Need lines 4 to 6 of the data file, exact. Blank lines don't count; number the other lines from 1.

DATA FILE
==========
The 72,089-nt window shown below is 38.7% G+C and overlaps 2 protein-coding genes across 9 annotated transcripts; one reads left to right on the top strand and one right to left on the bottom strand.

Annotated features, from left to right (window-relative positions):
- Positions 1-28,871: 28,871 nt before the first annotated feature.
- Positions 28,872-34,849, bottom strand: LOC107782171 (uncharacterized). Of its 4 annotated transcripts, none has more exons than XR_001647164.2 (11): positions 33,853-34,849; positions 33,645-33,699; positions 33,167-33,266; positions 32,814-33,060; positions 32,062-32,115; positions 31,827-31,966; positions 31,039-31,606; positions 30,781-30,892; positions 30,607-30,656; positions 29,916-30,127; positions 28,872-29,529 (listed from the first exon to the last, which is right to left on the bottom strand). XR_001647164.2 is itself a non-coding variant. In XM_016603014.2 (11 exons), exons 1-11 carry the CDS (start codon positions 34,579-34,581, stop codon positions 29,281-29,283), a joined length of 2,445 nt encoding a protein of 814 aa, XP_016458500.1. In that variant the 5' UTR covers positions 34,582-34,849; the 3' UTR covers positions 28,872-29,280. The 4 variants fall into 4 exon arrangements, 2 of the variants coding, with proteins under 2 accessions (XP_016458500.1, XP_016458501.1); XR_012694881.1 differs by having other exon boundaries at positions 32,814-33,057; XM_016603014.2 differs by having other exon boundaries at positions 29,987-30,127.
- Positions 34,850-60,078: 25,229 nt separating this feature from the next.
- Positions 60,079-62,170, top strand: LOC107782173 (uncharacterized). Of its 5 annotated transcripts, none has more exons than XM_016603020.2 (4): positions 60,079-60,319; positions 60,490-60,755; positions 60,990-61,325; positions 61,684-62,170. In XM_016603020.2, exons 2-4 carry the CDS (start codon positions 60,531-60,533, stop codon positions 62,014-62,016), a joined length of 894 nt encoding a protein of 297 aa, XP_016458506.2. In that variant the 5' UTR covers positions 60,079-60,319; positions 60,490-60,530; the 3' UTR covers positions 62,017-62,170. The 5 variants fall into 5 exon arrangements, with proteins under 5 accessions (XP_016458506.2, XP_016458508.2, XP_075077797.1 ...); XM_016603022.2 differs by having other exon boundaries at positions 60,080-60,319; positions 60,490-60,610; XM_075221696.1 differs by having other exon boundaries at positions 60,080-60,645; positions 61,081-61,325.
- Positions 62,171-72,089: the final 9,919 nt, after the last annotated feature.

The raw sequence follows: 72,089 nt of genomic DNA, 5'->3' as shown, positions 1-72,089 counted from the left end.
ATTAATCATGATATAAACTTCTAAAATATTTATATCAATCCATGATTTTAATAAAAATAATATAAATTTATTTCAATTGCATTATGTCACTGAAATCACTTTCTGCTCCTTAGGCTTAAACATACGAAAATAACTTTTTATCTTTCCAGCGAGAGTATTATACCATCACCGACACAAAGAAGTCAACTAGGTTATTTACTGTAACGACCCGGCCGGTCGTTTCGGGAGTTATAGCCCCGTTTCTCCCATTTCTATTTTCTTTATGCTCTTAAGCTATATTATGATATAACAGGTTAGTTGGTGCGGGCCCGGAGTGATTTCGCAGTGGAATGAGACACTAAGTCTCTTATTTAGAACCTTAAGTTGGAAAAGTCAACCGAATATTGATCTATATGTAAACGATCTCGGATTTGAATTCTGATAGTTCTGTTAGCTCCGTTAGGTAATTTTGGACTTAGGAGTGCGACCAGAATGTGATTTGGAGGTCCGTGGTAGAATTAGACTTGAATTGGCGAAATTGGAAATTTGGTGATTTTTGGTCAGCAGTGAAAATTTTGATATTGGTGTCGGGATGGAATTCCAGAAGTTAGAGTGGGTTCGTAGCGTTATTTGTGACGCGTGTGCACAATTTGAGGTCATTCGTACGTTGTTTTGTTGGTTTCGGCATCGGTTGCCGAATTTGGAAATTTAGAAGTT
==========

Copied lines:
- Positions 28,872-34,849, bottom strand: LOC107782171 (uncharacterized). Of its 4 annotated transcripts, none has more exons than XR_001647164.2 (11): positions 33,853-34,849; positions 33,645-33,699; positions 33,167-33,266; positions 32,814-33,060; positions 32,062-32,115; positions 31,827-31,966; positions 31,039-31,606; positions 30,781-30,892; positions 30,607-30,656; positions 29,916-30,127; positions 28,872-29,529 (listed from the first exon to the last, which is right to left on the bottom strand). XR_001647164.2 is itself a non-coding variant. In XM_016603014.2 (11 exons), exons 1-11 carry the CDS (start codon positions 34,579-34,581, stop codon positions 29,281-29,283), a joined length of 2,445 nt encoding a protein of 814 aa, XP_016458500.1. In that variant the 5' UTR covers positions 34,582-34,849; the 3' UTR covers positions 28,872-29,280. The 4 variants fall into 4 exon arrangements, 2 of the variants coding, with proteins under 2 accessions (XP_016458500.1, XP_016458501.1); XR_012694881.1 differs by having other exon boundaries at positions 32,814-33,057; XM_016603014.2 differs by having other exon boundaries at positions 29,987-30,127.
- Positions 34,850-60,078: 25,229 nt separating this feature from the next.
- Positions 60,079-62,170, top strand: LOC107782173 (uncharacterized). Of its 5 annotated transcripts, none has more exons than XM_016603020.2 (4): positions 60,079-60,319; positions 60,490-60,755; positions 60,990-61,325; positions 61,684-62,170. In XM_016603020.2, exons 2-4 carry the CDS (start codon positions 60,531-60,533, stop codon positions 62,014-62,016), a joined length of 894 nt encoding a protein of 297 aa, XP_016458506.2. In that variant the 5' UTR covers positions 60,079-60,319; positions 60,490-60,530; the 3' UTR covers positions 62,017-62,170. The 5 variants fall into 5 exon arrangements, with proteins under 5 accessions (XP_016458506.2, XP_016458508.2, XP_075077797.1 ...); XM_016603022.2 differs by having other exon boundaries at positions 60,080-60,319; positions 60,490-60,610; XM_075221696.1 differs by having other exon boundaries at positions 60,080-60,645; positions 61,081-61,325.